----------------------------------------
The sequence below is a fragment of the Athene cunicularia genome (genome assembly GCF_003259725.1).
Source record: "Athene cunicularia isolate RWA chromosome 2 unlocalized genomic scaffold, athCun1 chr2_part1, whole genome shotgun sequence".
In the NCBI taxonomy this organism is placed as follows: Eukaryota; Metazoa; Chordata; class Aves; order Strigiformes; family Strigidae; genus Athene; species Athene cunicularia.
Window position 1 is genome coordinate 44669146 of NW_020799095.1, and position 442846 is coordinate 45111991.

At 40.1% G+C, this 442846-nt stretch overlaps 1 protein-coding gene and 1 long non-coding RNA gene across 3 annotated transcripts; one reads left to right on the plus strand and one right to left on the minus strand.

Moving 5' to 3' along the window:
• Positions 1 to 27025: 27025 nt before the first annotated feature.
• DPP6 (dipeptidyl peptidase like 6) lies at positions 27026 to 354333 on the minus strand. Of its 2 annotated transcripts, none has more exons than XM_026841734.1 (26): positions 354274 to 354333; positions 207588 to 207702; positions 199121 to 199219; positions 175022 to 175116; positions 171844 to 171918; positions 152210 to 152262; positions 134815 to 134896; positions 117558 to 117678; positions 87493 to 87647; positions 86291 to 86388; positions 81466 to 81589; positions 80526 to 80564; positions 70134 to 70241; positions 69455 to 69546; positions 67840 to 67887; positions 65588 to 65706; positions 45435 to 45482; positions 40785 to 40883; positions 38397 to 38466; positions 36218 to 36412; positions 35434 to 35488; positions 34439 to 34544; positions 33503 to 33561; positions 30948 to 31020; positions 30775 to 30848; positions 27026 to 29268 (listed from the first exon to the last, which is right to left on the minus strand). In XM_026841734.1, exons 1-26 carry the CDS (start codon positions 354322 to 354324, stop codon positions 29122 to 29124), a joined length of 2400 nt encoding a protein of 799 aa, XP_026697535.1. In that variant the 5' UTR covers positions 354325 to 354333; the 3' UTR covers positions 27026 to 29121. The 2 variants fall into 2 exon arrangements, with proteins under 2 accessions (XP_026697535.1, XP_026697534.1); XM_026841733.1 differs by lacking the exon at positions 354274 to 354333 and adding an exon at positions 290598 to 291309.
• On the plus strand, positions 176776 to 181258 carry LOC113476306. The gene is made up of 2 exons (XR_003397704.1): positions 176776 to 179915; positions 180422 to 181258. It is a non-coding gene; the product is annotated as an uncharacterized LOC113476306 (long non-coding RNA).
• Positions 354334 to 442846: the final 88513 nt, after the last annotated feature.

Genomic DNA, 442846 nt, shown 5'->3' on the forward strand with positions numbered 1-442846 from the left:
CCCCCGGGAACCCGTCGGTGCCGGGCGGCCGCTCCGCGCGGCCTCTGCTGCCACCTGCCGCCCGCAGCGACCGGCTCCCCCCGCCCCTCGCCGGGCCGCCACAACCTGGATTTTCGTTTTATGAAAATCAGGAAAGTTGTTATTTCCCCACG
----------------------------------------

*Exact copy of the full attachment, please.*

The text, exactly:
The sequence below is a fragment of the Athene cunicularia genome (genome assembly GCF_003259725.1).
Source record: "Athene cunicularia isolate RWA chromosome 2 unlocalized genomic scaffold, athCun1 chr2_part1, whole genome shotgun sequence".
In the NCBI taxonomy this organism is placed as follows: Eukaryota; Metazoa; Chordata; class Aves; order Strigiformes; family Strigidae; genus Athene; species Athene cunicularia.
Window position 1 is genome coordinate 44669146 of NW_020799095.1, and position 442846 is coordinate 45111991.

At 40.1% G+C, this 442846-nt stretch overlaps 1 protein-coding gene and 1 long non-coding RNA gene across 3 annotated transcripts; one reads left to right on the plus strand and one right to left on the minus strand.

Moving 5' to 3' along the window:
• Positions 1 to 27025: 27025 nt before the first annotated feature.
• DPP6 (dipeptidyl peptidase like 6) lies at positions 27026 to 354333 on the minus strand. Of its 2 annotated transcripts, none has more exons than XM_026841734.1 (26): positions 354274 to 354333; positions 207588 to 207702; positions 199121 to 199219; positions 175022 to 175116; positions 171844 to 171918; positions 152210 to 152262; positions 134815 to 134896; positions 117558 to 117678; positions 87493 to 87647; positions 86291 to 86388; positions 81466 to 81589; positions 80526 to 80564; positions 70134 to 70241; positions 69455 to 69546; positions 67840 to 67887; positions 65588 to 65706; positions 45435 to 45482; positions 40785 to 40883; positions 38397 to 38466; positions 36218 to 36412; positions 35434 to 35488; positions 34439 to 34544; positions 33503 to 33561; positions 30948 to 31020; positions 30775 to 30848; positions 27026 to 29268 (listed from the first exon to the last, which is right to left on the minus strand). In XM_026841734.1, exons 1-26 carry the CDS (start codon positions 354322 to 354324, stop codon positions 29122 to 29124), a joined length of 2400 nt encoding a protein of 799 aa, XP_026697535.1. In that variant the 5' UTR covers positions 354325 to 354333; the 3' UTR covers positions 27026 to 29121. The 2 variants fall into 2 exon arrangements, with proteins under 2 accessions (XP_026697535.1, XP_026697534.1); XM_026841733.1 differs by lacking the exon at positions 354274 to 354333 and adding an exon at positions 290598 to 291309.
• On the plus strand, positions 176776 to 181258 carry LOC113476306. The gene is made up of 2 exons (XR_003397704.1): positions 176776 to 179915; positions 180422 to 181258. It is a non-coding gene; the product is annotated as an uncharacterized LOC113476306 (long non-coding RNA).
• Positions 354334 to 442846: the final 88513 nt, after the last annotated feature.

Genomic DNA, 442846 nt, shown 5'->3' on the forward strand with positions numbered 1-442846 from the left:
CCCCCGGGAACCCGTCGGTGCCGGGCGGCCGCTCCGCGCGGCCTCTGCTGCCACCTGCCGCCCGCAGCGACCGGCTCCCCCCGCCCCTCGCCGGGCCGCCACAACCTGGATTTTCGTTTTATGAAAATCAGGAAAGTTGTTATTTCCCCACG